Over three months of observing Family Court around the city and speaking to scores of the lawyers, judges, parents and advocates who populate it, City Limits learned that an already near impossible task has, in recent years, become even harder to perform.
Judges are severely overburdened, but judicial seats go unfilled. Family Court dockets “exceed the capacity of a limited corps of judges and staff,” according to a 2008 report by the New York State Senate’s Judiciary Committee. Loaner judges serve on the Family Court bench with mixed enthusiasm—and with steep learning curves. Delays between hearings can stretch for a month or more, as judges and lawyers juggle dockets and obligations in other courts. Child abuse, neglect, custody and support cases can take years to complete.
Recent budget cuts have gutted programs that lightened some of the judges’ burden. The same cuts have also eliminated procedural structures designed to expedite cases and to help rebuild or restore families to relative health. Meanwhile, the number of dockets and dispositions is rising. In Family Court, otherwise positive social changes, like legal recognition of same-sex couples, merely add to the volume.
“Everyone says, ‘We care about children. Children are our top priority,’ ” the top Family Court official, Administrative Judge Edwina Richardson-Mendelson, told City Limits in an interview. “But if the resources aren’t there to provide services, what do you do?”
Yet money is not the root of all Family Court’s problems. Backlogs arise from a voluminous flow of paper proceedings. Different Family Court jurists hear each strand of a single family’s case, but the judges don’t communicate directly about cases they share. Parents use the court’s bureaucratic maze as a cover for personal legal warfare. Lawyers, hard-pressed to serve myriad clients, cause delays—whether inadvertently or deliberately as a tactic—while children age in limbo. Services for strained families disappear amid fiscal austerity.
Nascent efforts at juvenile justice reform—like Gov. Andrew Cuomo’s recent approval of Mayor Michael Bloomberg’s bid to keep New York City children closer to home when they’re sent by a juvenile court to a detention facility—strive to untangle part of the Gordian knot, and some seem to be paying dividends.
But 96 percent of Family Court cases involve children in abuse, custody, or child support or visitation cases, not juvenile justice proceedings— and there is substantial evidence those children are facing a more difficult path through Family Court. The wait for adoption is increasing; New York ranks 50th among the states in time required for permanent adoption. Despite forceful pressures on the city’s child welfare agency (the Administration for Children’s Services) and judges to resolve cases quickly, the city’s children are staying in foster care longer.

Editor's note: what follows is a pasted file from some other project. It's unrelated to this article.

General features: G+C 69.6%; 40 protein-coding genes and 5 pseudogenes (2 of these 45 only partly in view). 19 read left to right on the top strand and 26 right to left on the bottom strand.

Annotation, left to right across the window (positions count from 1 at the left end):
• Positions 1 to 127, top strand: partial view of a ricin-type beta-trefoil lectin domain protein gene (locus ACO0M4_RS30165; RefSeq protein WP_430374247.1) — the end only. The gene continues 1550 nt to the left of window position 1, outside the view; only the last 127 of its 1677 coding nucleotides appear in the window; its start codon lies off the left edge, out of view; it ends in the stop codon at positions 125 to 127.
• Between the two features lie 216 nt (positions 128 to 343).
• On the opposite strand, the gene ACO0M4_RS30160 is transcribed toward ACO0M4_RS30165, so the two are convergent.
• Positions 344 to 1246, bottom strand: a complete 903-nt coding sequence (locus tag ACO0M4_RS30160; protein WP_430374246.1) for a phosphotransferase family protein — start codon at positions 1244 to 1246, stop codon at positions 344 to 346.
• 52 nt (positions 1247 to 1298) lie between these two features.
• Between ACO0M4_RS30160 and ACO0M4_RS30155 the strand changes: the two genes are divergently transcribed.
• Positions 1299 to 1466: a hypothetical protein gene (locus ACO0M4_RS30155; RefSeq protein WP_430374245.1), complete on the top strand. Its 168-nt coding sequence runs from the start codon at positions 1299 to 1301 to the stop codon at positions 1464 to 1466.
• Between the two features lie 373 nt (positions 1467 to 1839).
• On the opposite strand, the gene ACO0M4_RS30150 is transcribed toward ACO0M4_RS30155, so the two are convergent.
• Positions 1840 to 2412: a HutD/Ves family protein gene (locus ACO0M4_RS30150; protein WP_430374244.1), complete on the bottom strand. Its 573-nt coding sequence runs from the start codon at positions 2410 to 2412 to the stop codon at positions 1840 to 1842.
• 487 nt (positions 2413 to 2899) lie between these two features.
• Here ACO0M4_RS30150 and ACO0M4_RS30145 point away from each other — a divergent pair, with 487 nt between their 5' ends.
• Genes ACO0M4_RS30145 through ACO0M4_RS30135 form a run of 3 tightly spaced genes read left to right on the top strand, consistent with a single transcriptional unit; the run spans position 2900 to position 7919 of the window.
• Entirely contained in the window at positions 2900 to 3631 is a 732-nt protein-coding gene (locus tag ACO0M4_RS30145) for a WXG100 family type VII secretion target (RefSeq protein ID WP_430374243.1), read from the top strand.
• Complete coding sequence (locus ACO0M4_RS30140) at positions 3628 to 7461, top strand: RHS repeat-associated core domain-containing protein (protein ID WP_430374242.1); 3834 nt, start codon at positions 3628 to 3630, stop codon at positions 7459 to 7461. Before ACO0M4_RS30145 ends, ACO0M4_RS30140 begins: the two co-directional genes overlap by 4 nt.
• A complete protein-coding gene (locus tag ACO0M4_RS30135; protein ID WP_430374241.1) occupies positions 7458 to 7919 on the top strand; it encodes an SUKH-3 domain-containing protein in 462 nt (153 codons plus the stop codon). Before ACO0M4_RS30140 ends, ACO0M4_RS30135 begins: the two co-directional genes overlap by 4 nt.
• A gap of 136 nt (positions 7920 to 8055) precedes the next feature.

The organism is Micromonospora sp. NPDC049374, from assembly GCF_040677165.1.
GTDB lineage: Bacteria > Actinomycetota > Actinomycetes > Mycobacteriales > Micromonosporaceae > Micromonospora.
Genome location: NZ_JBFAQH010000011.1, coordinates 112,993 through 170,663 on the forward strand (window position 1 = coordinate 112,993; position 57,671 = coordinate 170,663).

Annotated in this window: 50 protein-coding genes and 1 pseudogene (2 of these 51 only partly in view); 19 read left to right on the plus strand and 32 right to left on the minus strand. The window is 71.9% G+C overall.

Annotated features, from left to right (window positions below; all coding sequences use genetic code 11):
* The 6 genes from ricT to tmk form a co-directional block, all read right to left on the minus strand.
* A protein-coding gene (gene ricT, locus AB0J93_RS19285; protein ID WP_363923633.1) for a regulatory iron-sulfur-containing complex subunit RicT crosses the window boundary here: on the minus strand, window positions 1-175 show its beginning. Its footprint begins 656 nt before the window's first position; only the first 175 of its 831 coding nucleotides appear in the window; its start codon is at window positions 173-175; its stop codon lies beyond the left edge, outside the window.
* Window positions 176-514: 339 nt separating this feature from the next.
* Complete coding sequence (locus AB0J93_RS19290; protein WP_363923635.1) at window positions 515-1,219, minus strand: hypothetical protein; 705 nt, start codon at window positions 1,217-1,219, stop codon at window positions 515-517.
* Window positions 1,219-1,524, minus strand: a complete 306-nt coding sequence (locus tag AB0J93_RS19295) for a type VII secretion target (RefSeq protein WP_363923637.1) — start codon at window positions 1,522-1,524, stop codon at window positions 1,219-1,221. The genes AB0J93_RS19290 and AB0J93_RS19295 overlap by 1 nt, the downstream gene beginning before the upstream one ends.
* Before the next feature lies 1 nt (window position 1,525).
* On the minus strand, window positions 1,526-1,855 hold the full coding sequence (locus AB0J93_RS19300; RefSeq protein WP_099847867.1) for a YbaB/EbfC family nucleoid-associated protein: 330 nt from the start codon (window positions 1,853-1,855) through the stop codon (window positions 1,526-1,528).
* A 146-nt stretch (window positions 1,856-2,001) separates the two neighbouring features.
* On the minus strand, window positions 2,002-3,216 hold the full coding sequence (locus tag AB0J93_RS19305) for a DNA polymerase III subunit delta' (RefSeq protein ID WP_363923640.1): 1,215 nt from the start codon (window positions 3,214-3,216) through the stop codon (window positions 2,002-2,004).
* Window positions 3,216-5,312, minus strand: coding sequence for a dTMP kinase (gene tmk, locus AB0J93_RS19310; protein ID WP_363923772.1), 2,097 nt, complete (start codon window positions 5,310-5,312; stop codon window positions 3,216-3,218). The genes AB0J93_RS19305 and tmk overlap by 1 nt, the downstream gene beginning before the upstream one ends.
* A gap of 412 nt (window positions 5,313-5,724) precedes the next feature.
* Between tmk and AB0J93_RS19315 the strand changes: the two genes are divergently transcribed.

Complexity stymies reform
All this exists beyond public attention, which tends to arrive only after a child has been abused and dies. It is a grim probability that another child’s death will occur sometime. When it does, elected officials will heap more blame and more business on Family Court. But if past experience is a guide, few reforms will actually succeed in fixing it.
Maybe there’s a reason for that. The daily workings of this crucial institution are not easy to comprehend. The functions of the court are divided into specialties, conducted in a unique lingo and governed by rules unique among court systems. The stories here are not simple: Amid widespread logjams and procedural delays, there is no single villain seeking to undermine the work of the court. The opposite is true; veritable legions of well-intentioned people work hard every day in courtrooms stacked like beehives in an apiary. The work is grueling and takes a high toll, in burnout and cynicism, on lawyers, caseworkers and their clients.
“Even if you fully resource us, you will still have children who die,” Richardson- Mendelson, who has been involved with Family Court as a lawyer, judge or supervisor since 1989, says. “Children I’ve released have been killed, cases where everyone consented and agreed that this would be the best outcome. Children die. That’s difficult work.”
A half-century after the legislative creation of Family Courts in New York State, it’s an open question whether the system—despite its many flaws—is working. It might be an unanswerable one. But it’s what lawyers and judges, caseworkers and families, and—of course—kids wrestle with every day in the halls and chambers of a court that is meant to protect, not punish, but often does a little bit of both.